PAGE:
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Monday, May 26, 2008

Our Mongrel Language Adopts Words So Fast We're Reaching for Millionish Status

Paul Payack, the guru behind Global Language Monitor, a language consulting business, and owner of which features a vocabulary building service I use to deliver a vocabulary word a day to my e-mail box, says that there are now nearly 995,000 words in English and that the language is growing so fast that it will butt the million mark sometime this year. By contrast, Spanish has 275,000 words and French only about 100,000. That's because the French have been very busy keeping their language pure while English appears to relish its mongrel status. Of course, the internet has hurried the process along.

The story on this trend by Stevenson Swanson for the Chicago Tribune gives us a list of some of the newbies in a sidebar. They are:

Billary: Bill and Hillary Clinton
Godzone: A humorous name for New Zealand derived by combining the first two words of their motto "God's own country."
Locavore: Someone who eats only food produced or grown locally.
Blankie: Anyone who has children has known this word for a long time but it was just added to the Oxford English Dictionary.

English not only borrows words from other languages, our immigrants combine them for us. So, the article says, we have words like "Chinglish" from which we got phrases like "no noising" which means "quiet." Remember the indie movie in which the hispanic father dissed "Spanglish." He wanted to keep his Espanol pure but his kids who were raised American, didn't much care and mixed their two languages shamelessly to his chagrin.

It wasn't mentioned but poets, too, play with the language and sometimes it sticks. I often push words together to make one word and sometimes combine two words into one that sort of sound like what they are meant to describe. The other day I said in a casual e-mail something about "snoofing." Georgia Richardson, queen of humor and contributing editor for, demanded to know what it meant. I new what I meant by it but couldn't at first figure out how I had come up with it. Now I believe it is a combination of "sniff" and "Snoopy" of cartoon fame. This process is something I mention in my book, The Frugal Editor for it is something a good editor must contend with. Do we as editors or author-editors omit such words or do we encourage originality and the contribution such coinages make to the language? I lean toward the latter, but it is always a choice.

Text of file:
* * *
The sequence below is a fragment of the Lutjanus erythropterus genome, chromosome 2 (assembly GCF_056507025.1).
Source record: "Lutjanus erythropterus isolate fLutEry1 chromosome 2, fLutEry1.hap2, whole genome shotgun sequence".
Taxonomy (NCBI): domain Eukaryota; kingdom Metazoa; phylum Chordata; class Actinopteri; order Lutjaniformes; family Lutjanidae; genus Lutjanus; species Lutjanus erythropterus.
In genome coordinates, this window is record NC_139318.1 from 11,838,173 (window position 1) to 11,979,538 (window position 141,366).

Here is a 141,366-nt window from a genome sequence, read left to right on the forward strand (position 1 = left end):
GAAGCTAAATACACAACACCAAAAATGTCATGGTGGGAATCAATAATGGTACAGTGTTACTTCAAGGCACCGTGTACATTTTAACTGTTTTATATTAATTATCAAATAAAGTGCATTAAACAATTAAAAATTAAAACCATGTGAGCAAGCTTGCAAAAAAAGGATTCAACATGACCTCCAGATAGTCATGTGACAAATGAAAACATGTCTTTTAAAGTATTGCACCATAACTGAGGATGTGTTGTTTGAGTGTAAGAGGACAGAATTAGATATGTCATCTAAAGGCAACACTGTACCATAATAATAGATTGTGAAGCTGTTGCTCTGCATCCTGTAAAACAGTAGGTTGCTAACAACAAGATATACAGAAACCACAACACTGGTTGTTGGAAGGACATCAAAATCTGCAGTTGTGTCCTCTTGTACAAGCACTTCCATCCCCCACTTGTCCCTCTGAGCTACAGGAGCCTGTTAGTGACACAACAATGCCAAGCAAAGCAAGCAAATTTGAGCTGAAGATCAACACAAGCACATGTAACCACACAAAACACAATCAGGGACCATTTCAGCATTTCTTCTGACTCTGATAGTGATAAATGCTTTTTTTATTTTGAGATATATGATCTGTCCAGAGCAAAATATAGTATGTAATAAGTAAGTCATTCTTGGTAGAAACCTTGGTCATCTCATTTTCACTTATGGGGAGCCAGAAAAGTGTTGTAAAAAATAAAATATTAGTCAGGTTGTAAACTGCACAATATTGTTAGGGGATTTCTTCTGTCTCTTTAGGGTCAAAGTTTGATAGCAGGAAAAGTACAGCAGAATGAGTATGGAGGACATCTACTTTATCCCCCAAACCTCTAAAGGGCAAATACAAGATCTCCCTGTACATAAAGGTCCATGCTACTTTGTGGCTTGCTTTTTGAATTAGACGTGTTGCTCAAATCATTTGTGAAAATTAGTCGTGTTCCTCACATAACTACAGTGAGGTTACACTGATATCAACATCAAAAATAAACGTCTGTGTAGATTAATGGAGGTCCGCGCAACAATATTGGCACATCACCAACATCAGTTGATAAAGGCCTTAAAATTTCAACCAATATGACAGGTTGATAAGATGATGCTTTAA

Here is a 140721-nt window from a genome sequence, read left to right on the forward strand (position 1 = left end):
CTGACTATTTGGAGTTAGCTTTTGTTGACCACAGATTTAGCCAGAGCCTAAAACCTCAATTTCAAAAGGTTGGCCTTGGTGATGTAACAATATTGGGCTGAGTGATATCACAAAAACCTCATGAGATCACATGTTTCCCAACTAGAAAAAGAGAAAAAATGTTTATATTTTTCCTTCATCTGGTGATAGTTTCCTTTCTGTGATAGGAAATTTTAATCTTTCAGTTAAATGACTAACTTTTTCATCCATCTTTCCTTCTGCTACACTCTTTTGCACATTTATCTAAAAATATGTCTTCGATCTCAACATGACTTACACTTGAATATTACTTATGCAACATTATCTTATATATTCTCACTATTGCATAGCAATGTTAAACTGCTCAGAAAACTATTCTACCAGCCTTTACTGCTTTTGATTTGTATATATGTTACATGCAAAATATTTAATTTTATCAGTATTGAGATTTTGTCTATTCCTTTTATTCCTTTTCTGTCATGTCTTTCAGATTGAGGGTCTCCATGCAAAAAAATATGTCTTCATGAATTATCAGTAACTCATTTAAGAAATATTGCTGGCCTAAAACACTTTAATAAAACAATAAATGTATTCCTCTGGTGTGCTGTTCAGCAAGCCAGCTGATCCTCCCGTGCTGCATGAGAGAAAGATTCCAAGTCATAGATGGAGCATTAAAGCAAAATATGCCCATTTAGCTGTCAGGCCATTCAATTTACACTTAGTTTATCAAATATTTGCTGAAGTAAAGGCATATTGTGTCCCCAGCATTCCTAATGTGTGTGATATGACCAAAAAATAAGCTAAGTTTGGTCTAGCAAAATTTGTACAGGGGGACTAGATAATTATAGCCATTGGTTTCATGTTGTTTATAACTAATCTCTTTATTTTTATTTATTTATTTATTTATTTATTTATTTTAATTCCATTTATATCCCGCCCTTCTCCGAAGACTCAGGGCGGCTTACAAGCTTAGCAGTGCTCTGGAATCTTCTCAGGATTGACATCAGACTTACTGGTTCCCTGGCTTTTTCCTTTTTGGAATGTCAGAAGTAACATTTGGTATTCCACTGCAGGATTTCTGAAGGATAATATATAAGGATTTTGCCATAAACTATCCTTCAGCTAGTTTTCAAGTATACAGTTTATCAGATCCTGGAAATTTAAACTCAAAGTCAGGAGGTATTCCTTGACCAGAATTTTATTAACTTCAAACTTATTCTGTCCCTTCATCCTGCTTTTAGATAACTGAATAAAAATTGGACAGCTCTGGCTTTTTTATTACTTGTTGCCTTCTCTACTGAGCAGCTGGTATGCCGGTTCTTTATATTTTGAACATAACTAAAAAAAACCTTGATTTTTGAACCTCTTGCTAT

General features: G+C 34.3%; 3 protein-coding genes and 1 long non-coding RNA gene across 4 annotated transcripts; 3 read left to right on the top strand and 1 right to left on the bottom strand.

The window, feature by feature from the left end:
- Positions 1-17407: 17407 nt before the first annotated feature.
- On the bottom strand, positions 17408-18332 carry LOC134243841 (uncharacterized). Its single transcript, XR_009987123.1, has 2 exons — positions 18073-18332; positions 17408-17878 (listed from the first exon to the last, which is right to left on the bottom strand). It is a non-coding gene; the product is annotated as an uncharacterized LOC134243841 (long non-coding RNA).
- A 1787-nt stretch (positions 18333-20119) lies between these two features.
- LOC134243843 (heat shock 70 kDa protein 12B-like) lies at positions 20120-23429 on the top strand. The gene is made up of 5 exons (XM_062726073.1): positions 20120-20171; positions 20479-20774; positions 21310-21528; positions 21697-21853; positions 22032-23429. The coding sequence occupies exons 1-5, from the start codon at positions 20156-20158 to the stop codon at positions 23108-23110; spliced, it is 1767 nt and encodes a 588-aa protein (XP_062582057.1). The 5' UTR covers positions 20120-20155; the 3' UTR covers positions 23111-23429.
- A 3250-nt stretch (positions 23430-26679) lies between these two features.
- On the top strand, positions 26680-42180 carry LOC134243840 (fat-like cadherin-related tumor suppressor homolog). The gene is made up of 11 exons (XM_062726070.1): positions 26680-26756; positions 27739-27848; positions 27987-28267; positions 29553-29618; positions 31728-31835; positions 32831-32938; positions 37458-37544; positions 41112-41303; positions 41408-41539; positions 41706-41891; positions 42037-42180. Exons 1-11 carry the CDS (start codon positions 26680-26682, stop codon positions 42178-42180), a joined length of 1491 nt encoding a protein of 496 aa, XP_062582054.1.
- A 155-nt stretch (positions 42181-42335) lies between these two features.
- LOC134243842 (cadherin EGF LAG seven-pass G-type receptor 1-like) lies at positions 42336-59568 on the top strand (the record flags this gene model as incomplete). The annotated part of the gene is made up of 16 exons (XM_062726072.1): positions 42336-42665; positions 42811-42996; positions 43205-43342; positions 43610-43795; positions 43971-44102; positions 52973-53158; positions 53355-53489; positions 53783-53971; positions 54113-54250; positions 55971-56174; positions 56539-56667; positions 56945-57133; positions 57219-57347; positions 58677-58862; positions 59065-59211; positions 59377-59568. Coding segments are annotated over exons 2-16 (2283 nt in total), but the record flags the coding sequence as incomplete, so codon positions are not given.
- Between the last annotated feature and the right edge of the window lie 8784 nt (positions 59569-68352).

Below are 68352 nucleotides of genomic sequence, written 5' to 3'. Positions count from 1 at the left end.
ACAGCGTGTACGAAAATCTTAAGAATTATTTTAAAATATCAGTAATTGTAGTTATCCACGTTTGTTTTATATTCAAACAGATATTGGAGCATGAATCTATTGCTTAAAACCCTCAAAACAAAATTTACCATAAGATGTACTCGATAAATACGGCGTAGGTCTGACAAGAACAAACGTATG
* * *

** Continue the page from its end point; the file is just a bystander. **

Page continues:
That something like like this should not be dictated by dictionaries often surprises the rule-oriented. As it happens, we may be the ones who tell the builders of dictionaries what to put in them as the other way around.

Now, I have to wonder if some of my typos may someday be included in the next edition of Webster's.

Carolyn Howard-Johnson edits and consults on issues of publishing. Find her The Frugal Editor: Put Your Best Book Forward to Avoid Humiliation and Ensure Success on Amazon. Learn more about her other authors' aids at

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